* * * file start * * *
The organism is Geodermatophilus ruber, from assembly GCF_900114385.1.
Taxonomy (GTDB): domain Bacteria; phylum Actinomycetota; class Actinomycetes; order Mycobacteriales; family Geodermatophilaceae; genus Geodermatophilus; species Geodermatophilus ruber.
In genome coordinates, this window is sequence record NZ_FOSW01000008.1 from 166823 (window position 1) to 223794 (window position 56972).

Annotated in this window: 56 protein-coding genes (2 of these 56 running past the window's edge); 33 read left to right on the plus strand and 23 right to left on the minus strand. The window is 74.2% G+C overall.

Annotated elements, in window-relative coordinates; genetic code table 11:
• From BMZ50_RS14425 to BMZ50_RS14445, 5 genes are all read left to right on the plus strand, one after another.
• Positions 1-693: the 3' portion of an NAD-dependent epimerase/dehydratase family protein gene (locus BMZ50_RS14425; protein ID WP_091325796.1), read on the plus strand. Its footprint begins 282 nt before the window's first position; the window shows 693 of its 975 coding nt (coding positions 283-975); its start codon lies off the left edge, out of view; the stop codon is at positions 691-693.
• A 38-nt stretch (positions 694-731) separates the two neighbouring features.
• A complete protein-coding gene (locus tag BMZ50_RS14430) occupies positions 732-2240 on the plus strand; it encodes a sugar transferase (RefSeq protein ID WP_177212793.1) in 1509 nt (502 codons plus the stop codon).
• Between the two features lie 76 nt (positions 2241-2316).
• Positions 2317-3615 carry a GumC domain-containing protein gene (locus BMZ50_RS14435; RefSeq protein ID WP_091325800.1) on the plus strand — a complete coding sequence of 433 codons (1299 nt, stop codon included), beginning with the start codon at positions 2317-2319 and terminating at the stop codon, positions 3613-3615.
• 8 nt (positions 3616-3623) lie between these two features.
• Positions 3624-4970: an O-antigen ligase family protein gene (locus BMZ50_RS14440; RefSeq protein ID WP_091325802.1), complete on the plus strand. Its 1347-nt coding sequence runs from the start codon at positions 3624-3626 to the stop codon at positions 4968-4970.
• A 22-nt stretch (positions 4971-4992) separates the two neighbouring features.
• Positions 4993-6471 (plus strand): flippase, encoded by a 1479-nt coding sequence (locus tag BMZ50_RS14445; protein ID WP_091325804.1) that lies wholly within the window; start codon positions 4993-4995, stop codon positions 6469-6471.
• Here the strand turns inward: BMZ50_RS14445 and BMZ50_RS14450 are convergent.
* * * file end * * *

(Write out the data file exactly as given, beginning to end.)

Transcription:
The organism is Geodermatophilus ruber, from assembly GCF_900114385.1.
Taxonomy (GTDB): domain Bacteria; phylum Actinomycetota; class Actinomycetes; order Mycobacteriales; family Geodermatophilaceae; genus Geodermatophilus; species Geodermatophilus ruber.
In genome coordinates, this window is sequence record NZ_FOSW01000008.1 from 166823 (window position 1) to 223794 (window position 56972).

Annotated in this window: 56 protein-coding genes (2 of these 56 running past the window's edge); 33 read left to right on the plus strand and 23 right to left on the minus strand. The window is 74.2% G+C overall.

Annotated elements, in window-relative coordinates; genetic code table 11:
• From BMZ50_RS14425 to BMZ50_RS14445, 5 genes are all read left to right on the plus strand, one after another.
• Positions 1-693: the 3' portion of an NAD-dependent epimerase/dehydratase family protein gene (locus BMZ50_RS14425; protein ID WP_091325796.1), read on the plus strand. Its footprint begins 282 nt before the window's first position; the window shows 693 of its 975 coding nt (coding positions 283-975); its start codon lies off the left edge, out of view; the stop codon is at positions 691-693.
• A 38-nt stretch (positions 694-731) separates the two neighbouring features.
• A complete protein-coding gene (locus tag BMZ50_RS14430) occupies positions 732-2240 on the plus strand; it encodes a sugar transferase (RefSeq protein ID WP_177212793.1) in 1509 nt (502 codons plus the stop codon).
• Between the two features lie 76 nt (positions 2241-2316).
• Positions 2317-3615 carry a GumC domain-containing protein gene (locus BMZ50_RS14435; RefSeq protein ID WP_091325800.1) on the plus strand — a complete coding sequence of 433 codons (1299 nt, stop codon included), beginning with the start codon at positions 2317-2319 and terminating at the stop codon, positions 3613-3615.
• 8 nt (positions 3616-3623) lie between these two features.
• Positions 3624-4970: an O-antigen ligase family protein gene (locus BMZ50_RS14440; RefSeq protein ID WP_091325802.1), complete on the plus strand. Its 1347-nt coding sequence runs from the start codon at positions 3624-3626 to the stop codon at positions 4968-4970.
• A 22-nt stretch (positions 4971-4992) separates the two neighbouring features.
• Positions 4993-6471 (plus strand): flippase, encoded by a 1479-nt coding sequence (locus tag BMZ50_RS14445; protein ID WP_091325804.1) that lies wholly within the window; start codon positions 4993-4995, stop codon positions 6469-6471.
• Here the strand turns inward: BMZ50_RS14445 and BMZ50_RS14450 are convergent.